Modesty Never Hurts
Planning camp meetings has never been easy for those in charge. And certainly, the large crowds that were expected to attend the camp meeting in 1876 in Groveland, Massachusetts, would be no exception. But making large plans never bothered Elder Stephen N. Haskell (1833-1922).
A grove of oak and pine trees was selected as the campsite. Train tracks of the Boston and Maine railroad ran along one side of the grove. The location was also near a river so that ferry boats could bring people out for the day to the meetings.
As the time approached, Elder Haskell made out a list of special favors that he hoped to get the railroad company to do for their camp meeting. With another young minister, Asa T. Robinson (1850-1949), accompanying him, the two men went to see Mr. Ferber, president of the railroad company.
The list of things that Elder Haskell wanted filled two large sheets of legal-sized paper. Among other things, he asked that two carloads of freight be transferred free of charge from the storage room at South Lancaster, Massachusetts, about forty miles to the campground. And, of course, he then wanted everything taken back for free when the meetings were over. He also wanted free passes for the conference and committee men and half-fare permits for campers coming from a distance. Elder Haskell told the president that they would need trains run on Sundays as well as weekdays, with extra trains run during the week. He also indicated that a platform needed to be built beside the track, and water piped to the grounds.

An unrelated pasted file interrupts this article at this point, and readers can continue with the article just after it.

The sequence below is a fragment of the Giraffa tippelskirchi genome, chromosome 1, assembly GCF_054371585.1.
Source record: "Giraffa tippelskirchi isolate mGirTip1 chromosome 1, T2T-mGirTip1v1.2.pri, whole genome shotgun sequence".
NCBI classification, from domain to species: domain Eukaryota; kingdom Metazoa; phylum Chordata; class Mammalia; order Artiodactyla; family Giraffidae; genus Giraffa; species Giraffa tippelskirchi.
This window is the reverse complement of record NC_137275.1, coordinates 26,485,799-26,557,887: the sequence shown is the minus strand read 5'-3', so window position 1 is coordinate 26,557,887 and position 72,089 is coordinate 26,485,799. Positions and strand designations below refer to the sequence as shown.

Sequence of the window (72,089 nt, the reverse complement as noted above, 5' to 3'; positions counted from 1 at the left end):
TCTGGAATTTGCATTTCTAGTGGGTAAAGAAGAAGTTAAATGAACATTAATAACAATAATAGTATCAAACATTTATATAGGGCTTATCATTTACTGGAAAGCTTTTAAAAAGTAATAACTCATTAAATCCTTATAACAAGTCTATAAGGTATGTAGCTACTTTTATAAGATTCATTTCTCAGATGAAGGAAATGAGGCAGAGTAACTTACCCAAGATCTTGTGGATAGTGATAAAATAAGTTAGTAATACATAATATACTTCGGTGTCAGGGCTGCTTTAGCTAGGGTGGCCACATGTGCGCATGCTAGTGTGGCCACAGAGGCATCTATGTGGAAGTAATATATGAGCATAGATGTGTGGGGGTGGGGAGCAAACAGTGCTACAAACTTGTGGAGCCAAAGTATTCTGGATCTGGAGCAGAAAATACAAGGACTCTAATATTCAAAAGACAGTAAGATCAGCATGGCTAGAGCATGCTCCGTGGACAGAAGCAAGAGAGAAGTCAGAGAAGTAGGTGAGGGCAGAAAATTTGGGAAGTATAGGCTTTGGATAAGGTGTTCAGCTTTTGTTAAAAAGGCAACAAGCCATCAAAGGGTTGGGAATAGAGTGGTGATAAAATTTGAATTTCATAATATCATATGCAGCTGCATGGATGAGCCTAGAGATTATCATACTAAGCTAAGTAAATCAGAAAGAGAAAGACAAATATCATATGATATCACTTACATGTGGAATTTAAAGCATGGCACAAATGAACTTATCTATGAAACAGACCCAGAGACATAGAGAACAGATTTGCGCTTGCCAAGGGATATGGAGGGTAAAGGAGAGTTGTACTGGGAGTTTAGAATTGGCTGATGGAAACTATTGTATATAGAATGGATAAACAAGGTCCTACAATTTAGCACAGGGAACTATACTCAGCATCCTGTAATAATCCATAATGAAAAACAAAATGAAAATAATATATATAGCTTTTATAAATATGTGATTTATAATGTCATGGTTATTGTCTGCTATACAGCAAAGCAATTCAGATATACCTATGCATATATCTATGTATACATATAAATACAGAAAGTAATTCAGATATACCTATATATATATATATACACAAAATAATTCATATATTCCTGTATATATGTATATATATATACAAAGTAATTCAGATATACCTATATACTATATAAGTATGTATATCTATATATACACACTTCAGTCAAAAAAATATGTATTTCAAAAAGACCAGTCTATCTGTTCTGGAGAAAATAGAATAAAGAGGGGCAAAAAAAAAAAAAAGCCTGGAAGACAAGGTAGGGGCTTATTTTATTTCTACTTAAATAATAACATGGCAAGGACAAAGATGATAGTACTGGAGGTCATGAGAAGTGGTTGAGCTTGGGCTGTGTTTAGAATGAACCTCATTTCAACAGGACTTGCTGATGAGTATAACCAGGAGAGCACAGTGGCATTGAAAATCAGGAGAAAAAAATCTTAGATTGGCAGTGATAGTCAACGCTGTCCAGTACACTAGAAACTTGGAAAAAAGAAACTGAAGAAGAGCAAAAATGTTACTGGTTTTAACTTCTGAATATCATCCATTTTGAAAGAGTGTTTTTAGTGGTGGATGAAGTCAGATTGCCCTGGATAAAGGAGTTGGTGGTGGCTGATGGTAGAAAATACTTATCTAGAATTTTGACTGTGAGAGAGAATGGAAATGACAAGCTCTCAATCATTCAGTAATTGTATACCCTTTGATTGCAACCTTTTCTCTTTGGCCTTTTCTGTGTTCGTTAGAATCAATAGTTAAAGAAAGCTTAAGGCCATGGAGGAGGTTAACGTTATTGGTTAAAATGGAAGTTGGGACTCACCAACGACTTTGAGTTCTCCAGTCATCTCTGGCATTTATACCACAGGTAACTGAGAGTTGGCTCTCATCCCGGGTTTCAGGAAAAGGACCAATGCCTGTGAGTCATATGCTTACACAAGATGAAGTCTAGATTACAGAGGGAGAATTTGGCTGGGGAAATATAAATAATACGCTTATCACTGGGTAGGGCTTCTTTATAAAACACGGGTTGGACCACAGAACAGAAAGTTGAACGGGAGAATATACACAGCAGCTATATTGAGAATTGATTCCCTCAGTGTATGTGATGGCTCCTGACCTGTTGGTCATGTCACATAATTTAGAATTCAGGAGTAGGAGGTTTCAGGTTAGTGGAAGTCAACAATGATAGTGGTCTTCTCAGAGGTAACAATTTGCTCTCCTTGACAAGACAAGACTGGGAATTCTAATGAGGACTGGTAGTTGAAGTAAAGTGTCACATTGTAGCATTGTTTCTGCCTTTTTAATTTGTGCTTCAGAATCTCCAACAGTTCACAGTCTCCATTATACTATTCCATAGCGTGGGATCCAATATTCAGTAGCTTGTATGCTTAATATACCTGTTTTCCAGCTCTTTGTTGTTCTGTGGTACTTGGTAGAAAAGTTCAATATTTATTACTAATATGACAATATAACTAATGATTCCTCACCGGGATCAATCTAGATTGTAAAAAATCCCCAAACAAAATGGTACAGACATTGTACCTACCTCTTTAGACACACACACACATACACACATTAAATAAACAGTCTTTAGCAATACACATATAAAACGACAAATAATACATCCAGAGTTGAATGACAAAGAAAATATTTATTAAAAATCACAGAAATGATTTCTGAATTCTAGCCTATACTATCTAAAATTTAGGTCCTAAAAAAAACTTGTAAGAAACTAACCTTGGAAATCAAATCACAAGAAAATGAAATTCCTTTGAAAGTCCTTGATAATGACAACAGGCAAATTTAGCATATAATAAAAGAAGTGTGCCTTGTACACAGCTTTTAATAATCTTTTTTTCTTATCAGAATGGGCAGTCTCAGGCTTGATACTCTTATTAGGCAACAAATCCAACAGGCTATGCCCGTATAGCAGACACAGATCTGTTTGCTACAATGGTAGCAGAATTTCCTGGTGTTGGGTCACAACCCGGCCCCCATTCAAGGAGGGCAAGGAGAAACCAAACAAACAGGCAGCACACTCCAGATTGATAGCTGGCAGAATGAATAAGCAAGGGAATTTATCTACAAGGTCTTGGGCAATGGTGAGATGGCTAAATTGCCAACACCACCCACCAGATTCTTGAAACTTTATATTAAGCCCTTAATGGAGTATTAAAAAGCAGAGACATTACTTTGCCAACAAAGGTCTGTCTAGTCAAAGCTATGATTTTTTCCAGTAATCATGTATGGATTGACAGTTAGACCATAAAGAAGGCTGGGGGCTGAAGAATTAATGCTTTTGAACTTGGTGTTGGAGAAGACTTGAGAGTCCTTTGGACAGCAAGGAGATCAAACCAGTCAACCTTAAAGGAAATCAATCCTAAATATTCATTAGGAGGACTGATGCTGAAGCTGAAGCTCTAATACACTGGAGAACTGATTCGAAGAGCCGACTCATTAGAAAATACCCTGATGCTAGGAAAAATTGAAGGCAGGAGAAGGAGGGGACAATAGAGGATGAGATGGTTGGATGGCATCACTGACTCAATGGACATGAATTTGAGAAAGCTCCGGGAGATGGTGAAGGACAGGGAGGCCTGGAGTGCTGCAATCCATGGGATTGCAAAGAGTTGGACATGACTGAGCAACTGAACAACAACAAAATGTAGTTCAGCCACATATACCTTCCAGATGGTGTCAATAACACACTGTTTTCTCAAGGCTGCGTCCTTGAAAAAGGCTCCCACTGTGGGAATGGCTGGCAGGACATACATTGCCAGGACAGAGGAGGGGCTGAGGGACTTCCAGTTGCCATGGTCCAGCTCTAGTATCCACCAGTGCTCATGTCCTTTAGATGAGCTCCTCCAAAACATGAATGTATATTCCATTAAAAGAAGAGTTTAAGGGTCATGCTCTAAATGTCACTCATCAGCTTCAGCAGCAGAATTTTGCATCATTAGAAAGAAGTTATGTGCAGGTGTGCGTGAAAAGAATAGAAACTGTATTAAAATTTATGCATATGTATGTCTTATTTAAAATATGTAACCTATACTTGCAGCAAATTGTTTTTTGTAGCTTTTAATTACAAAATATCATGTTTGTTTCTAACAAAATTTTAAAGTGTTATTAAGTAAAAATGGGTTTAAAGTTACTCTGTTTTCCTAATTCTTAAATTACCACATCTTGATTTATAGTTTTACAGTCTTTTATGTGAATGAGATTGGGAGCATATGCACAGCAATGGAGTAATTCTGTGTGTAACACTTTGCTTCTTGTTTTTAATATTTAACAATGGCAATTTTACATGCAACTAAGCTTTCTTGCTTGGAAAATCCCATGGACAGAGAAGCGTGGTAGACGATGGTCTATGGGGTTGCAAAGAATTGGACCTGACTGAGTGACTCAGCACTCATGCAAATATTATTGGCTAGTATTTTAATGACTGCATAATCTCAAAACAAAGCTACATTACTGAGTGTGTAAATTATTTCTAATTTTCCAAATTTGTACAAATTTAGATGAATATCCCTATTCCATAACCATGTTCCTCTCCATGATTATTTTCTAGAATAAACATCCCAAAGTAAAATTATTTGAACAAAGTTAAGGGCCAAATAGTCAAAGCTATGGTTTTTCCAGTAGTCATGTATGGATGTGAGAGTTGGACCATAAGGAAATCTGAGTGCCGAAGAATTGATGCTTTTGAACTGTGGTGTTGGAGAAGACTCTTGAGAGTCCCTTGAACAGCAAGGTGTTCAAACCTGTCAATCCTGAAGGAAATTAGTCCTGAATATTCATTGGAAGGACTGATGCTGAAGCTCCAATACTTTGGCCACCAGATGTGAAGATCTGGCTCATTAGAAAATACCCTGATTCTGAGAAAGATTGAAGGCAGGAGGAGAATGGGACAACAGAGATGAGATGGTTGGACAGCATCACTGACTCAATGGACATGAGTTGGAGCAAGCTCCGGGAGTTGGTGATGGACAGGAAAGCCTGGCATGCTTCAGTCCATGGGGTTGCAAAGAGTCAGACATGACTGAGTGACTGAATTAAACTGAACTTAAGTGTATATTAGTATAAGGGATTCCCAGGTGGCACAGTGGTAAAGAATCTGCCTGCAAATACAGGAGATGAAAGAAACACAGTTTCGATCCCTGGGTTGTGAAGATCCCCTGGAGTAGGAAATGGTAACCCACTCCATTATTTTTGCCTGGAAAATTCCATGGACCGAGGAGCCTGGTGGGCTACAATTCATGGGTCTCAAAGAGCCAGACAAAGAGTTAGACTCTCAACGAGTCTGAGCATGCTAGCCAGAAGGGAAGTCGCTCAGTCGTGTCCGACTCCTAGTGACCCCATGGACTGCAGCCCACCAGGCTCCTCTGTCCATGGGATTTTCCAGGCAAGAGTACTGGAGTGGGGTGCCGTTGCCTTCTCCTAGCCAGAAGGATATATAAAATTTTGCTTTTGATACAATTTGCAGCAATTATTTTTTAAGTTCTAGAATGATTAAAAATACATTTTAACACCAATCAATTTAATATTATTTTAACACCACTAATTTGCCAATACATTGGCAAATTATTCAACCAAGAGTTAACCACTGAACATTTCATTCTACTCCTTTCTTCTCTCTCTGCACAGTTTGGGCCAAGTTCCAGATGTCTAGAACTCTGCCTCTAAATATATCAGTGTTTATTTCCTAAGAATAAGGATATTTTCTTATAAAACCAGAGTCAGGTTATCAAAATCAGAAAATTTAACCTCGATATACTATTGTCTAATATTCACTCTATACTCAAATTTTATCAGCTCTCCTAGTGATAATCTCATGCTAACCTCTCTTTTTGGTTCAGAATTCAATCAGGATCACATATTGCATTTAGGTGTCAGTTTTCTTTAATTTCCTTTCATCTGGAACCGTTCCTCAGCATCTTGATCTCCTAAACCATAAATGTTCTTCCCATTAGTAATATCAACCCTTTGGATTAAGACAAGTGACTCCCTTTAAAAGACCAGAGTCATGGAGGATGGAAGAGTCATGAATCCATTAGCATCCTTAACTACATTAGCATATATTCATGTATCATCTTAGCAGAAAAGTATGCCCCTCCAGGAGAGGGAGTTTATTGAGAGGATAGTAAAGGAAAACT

Mr. Ferber glanced over the list and frowned a bit, but a few minutes talking with the two ministers put him in a better mood. He tapped a bell to call an office boy. "Take these men to the manager's office," he ordered.
The manager read over the list and then looked up, "Gentleman, why don't you ask for the world?"
"Oh, we thought we would be a little modest," responded Elder Haskell. However, in the end the two men got everything they asked for - except that the platform did not end up being built quite as long as they originally requested (E. A. Robinson, S. N. Haskell, pp. 339-341).
And what about the camp meeting itself? It was at this Groveland camp meeting on Sunday morning that Ellen White spoke on the subject of Christian temperance to 20,000 people, the largest crowd she ever talked to at one time. River steamers ran twice a day from Haverhill, four miles away, and every hour on Sunday. Eighteen trains ran each day, all stopping at the campground. The 2:30 train on Sunday afternoon had fifteen cars, literally packed with people. The platform and steps were so full that the conductor had to climb on the roof in order to signal the engineer. He reported that it would have taken twenty-five railroad cars to carry all the people who were waiting for a ride at the depot out to the campground. (Arthur L. White, Ellen G. White A Biography : The Lonely Years 1876-1891, pp. 45-46).
In the end, Elder Haskell's "modest" proposal turned out to be a real success for all concerned.